This story titled Teacher Colleges Seek to Shift to Digital Age appeared in my inbox this morning, and I felt myself sighing as I read it. The story is about Clemson University in South Carolina, where faculty are introducing a number of initiatives into their pre-service teaching programmes to encourage students to make greater use of digital technologies. The article observes…
Those strategies reflect a shift underway at some teacher colleges that are working to revamp their programs to improve the technology literacy of future educators—and address what many see as a major shortcoming in the profession.
You'll have to excuse my cynicism, but I found myself checking the date-stamp of the article to check that I wasn't reading something that should have been news two decades ago!
As a school principal in the 1980s I introduced computers into my school, recognising then that digitl technologies were going to change the world that my students would be growing up into, and that enabling them to become familiar with how computers could enhance their ability to work with information and communicate with others (yes, before the Internet we used StarNet!) was going to be an essential competency in their lives.
Following that I spent all of the 1990s working as a lecturer in educational technology at a pre-service teacher education institution. In that time I saw the introduction of computer labs, the Internet and digital photography as a part of the courses taught there. That particular institution has been running a 'digitial classroom' for more than a decade.
Yet somehow there remains the perception that our pre-service teachers still aren't being prepared with the 'technology literacy' they'll require to teach effectively in the digital age. I hear the comment often expressed by NZ school principals where every effort has been made to integrate digital technologies into the classroom programmes in their school, but they find it difficult to recruit new teachers who are sufficiently 'digitally literate' to seamlessly embrace these practices.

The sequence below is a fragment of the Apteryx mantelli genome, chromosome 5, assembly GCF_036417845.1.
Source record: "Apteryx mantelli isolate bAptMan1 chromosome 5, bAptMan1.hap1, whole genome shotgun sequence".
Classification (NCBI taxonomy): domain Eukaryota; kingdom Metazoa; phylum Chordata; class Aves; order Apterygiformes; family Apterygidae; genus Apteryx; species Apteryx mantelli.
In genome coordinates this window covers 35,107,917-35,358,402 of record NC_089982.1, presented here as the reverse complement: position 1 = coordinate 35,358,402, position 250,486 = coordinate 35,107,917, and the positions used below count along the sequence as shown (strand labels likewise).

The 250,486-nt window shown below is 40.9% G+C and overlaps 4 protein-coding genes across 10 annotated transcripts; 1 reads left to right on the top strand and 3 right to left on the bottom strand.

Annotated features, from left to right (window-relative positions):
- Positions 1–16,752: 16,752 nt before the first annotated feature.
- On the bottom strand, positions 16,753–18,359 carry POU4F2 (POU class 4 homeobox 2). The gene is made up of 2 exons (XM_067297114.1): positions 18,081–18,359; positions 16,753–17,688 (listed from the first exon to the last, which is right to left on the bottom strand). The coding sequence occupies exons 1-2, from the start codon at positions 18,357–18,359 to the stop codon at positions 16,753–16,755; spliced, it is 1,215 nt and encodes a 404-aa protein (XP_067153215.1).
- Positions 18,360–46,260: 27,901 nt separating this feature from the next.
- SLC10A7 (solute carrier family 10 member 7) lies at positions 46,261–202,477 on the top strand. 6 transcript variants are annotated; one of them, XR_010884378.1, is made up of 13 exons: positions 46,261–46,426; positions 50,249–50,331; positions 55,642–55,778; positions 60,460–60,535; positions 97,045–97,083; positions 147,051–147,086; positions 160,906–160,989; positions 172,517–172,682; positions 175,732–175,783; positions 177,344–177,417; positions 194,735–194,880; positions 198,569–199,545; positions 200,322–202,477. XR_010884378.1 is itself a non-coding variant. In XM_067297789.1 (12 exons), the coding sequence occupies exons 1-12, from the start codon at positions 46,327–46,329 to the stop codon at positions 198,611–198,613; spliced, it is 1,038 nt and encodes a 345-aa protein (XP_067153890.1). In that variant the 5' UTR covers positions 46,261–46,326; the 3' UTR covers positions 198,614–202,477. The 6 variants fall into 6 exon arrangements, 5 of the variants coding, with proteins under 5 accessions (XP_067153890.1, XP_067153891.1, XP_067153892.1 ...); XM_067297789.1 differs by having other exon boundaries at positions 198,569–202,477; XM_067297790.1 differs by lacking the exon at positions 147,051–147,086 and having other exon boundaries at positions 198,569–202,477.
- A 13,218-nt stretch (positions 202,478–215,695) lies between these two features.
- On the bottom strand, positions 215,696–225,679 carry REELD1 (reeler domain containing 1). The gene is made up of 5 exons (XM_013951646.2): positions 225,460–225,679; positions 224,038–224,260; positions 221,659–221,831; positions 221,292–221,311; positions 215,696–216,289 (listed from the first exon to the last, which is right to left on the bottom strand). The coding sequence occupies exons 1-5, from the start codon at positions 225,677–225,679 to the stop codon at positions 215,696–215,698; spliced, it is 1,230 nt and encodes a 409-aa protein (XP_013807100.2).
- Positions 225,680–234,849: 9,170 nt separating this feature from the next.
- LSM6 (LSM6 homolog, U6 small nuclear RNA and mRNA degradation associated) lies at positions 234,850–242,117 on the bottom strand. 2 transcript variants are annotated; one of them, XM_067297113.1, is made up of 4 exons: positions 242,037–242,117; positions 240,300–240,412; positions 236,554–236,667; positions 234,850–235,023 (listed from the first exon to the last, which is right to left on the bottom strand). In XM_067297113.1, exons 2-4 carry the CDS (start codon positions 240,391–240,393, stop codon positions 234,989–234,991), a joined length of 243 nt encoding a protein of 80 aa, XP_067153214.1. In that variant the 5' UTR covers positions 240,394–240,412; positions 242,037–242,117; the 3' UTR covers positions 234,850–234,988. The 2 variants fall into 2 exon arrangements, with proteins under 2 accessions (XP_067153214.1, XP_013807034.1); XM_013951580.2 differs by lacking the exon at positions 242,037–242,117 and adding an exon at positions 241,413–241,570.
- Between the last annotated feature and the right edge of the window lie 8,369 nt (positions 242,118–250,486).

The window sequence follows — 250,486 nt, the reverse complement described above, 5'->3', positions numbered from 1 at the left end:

For me the problem needs to be addressed more broadly than simply confining attention to initial teacher education programmes (although they certainly need to be in the mix) – we need a more comprehensive system-wide 'kick in the pants' to accept that digital literacy is indeed an essential competency for all teachers and students in our third millennium education system.
Four decades after the first computers began appearing in classrooms why is it still news that our teacher ed programmes are now "seeking ways" to address this "shortcoming in the profession"?
Perhaps a clue lies in the final comment in the article…
Those charged with helping teachers weave technology into their instruction say doing so will take time, given that change doesn't necessarily come easily to colleges and universities steeped in tradition.
"This is all still fairly new for a lot of us in higher ed.," said Ms. Herro of Clemson. "The idea that we no longer hold all the expertise is hard to accept."